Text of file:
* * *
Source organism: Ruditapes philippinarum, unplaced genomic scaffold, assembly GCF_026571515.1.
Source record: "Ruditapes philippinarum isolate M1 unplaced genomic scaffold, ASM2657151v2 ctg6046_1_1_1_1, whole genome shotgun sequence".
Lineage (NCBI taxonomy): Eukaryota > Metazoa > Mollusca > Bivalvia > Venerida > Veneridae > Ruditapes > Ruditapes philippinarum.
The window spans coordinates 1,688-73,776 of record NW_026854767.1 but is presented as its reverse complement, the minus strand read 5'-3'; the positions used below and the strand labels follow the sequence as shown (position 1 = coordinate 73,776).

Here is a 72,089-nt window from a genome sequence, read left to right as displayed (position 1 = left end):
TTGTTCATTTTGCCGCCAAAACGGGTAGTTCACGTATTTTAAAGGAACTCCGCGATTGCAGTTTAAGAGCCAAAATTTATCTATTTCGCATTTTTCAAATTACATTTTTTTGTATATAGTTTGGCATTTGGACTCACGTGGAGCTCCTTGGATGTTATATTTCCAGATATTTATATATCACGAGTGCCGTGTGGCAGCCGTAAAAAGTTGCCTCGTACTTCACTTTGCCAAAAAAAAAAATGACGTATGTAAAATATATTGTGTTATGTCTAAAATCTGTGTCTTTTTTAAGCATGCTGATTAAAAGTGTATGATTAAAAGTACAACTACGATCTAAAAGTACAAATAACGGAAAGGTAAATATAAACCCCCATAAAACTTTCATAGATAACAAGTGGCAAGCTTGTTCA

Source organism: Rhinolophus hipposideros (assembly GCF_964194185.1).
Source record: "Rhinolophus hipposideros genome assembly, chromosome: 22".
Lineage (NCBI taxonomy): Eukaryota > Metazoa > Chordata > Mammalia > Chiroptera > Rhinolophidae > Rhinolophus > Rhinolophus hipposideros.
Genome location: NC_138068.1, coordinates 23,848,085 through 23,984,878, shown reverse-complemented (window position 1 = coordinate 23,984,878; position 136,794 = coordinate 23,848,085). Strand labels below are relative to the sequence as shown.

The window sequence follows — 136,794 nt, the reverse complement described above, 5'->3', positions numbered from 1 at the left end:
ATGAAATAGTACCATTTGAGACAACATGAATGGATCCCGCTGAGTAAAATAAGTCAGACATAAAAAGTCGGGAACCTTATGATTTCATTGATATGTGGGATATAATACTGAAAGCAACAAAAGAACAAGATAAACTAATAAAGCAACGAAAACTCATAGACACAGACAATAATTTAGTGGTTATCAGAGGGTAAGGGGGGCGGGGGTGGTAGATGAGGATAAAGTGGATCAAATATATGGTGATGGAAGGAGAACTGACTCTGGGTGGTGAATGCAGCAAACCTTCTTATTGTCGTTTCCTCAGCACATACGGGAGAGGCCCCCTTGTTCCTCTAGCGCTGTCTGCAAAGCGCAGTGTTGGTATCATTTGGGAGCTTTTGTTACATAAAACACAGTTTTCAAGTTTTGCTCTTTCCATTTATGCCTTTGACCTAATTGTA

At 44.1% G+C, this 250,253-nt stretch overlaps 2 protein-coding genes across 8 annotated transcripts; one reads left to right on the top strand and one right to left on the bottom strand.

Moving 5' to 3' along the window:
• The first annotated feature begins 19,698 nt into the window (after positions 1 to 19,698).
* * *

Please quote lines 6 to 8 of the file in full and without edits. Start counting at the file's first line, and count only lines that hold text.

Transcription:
TTGTTCATTTTGCCGCCAAAACGGGTAGTTCACGTATTTTAAAGGAACTCCGCGATTGCAGTTTAAGAGCCAAAATTTATCTATTTCGCATTTTTCAAATTACATTTTTTTGTATATAGTTTGGCATTTGGACTCACGTGGAGCTCCTTGGATGTTATATTTCCAGATATTTATATATCACGAGTGCCGTGTGGCAGCCGTAAAAAGTTGCCTCGTACTTCACTTTGCCAAAAAAAAAAATGACGTATGTAAAATATATTGTGTTATGTCTAAAATCTGTGTCTTTTTTAAGCATGCTGATTAAAAGTGTATGATTAAAAGTACAACTACGATCTAAAAGTACAAATAACGGAAAGGTAAATATAAACCCCCATAAAACTTTCATAGATAACAAGTGGCAAGCTTGTTCA

Source organism: Rhinolophus hipposideros (assembly GCF_964194185.1).
Source record: "Rhinolophus hipposideros genome assembly, chromosome: 22".